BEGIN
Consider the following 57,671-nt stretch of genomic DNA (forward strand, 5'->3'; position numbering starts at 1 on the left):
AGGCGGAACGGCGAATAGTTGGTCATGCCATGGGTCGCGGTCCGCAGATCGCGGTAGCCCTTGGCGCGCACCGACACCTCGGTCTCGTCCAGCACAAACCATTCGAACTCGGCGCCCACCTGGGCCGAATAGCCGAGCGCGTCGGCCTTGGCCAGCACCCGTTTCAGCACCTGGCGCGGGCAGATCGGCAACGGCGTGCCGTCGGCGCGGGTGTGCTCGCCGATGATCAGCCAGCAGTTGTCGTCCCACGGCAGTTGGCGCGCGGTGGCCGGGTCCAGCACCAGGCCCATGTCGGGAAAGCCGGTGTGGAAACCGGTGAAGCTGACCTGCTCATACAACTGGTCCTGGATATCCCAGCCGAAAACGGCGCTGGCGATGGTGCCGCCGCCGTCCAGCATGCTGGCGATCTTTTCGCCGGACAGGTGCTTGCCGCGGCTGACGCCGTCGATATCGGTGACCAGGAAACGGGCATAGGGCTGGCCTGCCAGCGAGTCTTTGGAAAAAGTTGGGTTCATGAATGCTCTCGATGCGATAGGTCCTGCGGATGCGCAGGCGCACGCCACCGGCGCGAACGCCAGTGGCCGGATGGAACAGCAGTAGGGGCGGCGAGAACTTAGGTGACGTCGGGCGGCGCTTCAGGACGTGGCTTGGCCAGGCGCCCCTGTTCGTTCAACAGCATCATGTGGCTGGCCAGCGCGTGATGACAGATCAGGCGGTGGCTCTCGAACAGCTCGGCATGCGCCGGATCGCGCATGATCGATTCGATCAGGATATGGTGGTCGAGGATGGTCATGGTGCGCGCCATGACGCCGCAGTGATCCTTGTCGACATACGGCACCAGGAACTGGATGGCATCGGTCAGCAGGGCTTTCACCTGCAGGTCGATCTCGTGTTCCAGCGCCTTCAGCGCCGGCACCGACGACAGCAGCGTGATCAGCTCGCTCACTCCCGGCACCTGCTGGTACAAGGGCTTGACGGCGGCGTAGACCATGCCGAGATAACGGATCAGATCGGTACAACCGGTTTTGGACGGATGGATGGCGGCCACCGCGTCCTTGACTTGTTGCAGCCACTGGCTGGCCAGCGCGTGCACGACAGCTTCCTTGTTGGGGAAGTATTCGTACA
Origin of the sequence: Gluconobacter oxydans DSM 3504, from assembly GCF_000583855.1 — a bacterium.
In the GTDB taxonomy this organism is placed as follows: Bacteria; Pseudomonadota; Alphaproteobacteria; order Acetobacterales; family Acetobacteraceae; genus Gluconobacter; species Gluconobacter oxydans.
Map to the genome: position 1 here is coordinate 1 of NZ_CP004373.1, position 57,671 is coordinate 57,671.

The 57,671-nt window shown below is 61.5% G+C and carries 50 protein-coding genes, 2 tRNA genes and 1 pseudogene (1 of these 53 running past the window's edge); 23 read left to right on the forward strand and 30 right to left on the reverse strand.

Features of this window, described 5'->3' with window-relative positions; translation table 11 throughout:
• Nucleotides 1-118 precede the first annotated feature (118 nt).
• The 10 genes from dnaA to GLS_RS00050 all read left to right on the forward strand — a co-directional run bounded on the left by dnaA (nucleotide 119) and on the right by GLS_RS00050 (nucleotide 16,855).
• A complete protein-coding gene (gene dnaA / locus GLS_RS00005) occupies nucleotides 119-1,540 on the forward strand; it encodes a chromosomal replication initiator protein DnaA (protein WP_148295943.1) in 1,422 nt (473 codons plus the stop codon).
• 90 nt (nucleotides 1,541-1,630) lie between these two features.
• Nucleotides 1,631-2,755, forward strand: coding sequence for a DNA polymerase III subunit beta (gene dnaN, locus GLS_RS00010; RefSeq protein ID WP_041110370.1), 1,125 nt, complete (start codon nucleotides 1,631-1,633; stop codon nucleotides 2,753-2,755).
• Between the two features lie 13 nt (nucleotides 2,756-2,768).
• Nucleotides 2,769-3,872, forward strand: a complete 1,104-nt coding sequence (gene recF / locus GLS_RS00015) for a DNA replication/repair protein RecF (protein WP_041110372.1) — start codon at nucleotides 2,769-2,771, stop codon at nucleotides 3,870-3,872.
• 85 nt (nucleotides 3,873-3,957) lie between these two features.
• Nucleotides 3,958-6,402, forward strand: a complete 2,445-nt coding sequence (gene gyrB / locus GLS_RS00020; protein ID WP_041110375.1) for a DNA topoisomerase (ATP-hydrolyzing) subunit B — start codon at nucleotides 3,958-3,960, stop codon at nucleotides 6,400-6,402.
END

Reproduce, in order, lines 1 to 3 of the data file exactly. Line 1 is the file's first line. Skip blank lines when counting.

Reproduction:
Consider the following 57,671-nt stretch of genomic DNA (forward strand, 5'->3'; position numbering starts at 1 on the left):
AGGCGGAACGGCGAATAGTTGGTCATGCCATGGGTCGCGGTCCGCAGATCGCGGTAGCCCTTGGCGCGCACCGACACCTCGGTCTCGTCCAGCACAAACCATTCGAACTCGGCGCCCACCTGGGCCGAATAGCCGAGCGCGTCGGCCTTGGCCAGCACCCGTTTCAGCACCTGGCGCGGGCAGATCGGCAACGGCGTGCCGTCGGCGCGGGTGTGCTCGCCGATGATCAGCCAGCAGTTGTCGTCCCACGGCAGTTGGCGCGCGGTGGCCGGGTCCAGCACCAGGCCCATGTCGGGAAAGCCGGTGTGGAAACCGGTGAAGCTGACCTGCTCATACAACTGGTCCTGGATATCCCAGCCGAAAACGGCGCTGGCGATGGTGCCGCCGCCGTCCAGCATGCTGGCGATCTTTTCGCCGGACAGGTGCTTGCCGCGGCTGACGCCGTCGATATCGGTGACCAGGAAACGGGCATAGGGCTGGCCTGCCAGCGAGTCTTTGGAAAAAGTTGGGTTCATGAATGCTCTCGATGCGATAGGTCCTGCGGATGCGCAGGCGCACGCCACCGGCGCGAACGCCAGTGGCCGGATGGAACAGCAGTAGGGGCGGCGAGAACTTAGGTGACGTCGGGCGGCGCTTCAGGACGTGGCTTGGCCAGGCGCCCCTGTTCGTTCAACAGCATCATGTGGCTGGCCAGCGCGTGATGACAGATCAGGCGGTGGCTCTCGAACAGCTCGGCATGCGCCGGATCGCGCATGATCGATTCGATCAGGATATGGTGGTCGAGGATGGTCATGGTGCGCGCCATGACGCCGCAGTGATCCTTGTCGACATACGGCACCAGGAACTGGATGGCATCGGTCAGCAGGGCTTTCACCTGCAGGTCGATCTCGTGTTCCAGCGCCTTCAGCGCCGGCACCGACGACAGCAGCGTGATCAGCTCGCTCACTCCCGGCACCTGCTGGTACAAGGGCTTGACGGCGGCGTAGACCATGCCGAGATAACGGATCAGATCGGTACAACCGGTTTTGGACGGATGGATGGCGGCCACCGCGTCCTTGACTTGTTGCAGCCACTGGCTGGCCAGCGCGTGCACGACAGCTTCCTTGTTGGGGAAGTATTCGTACA
Origin of the sequence: Gluconobacter oxydans DSM 3504, from assembly GCF_000583855.1 — a bacterium.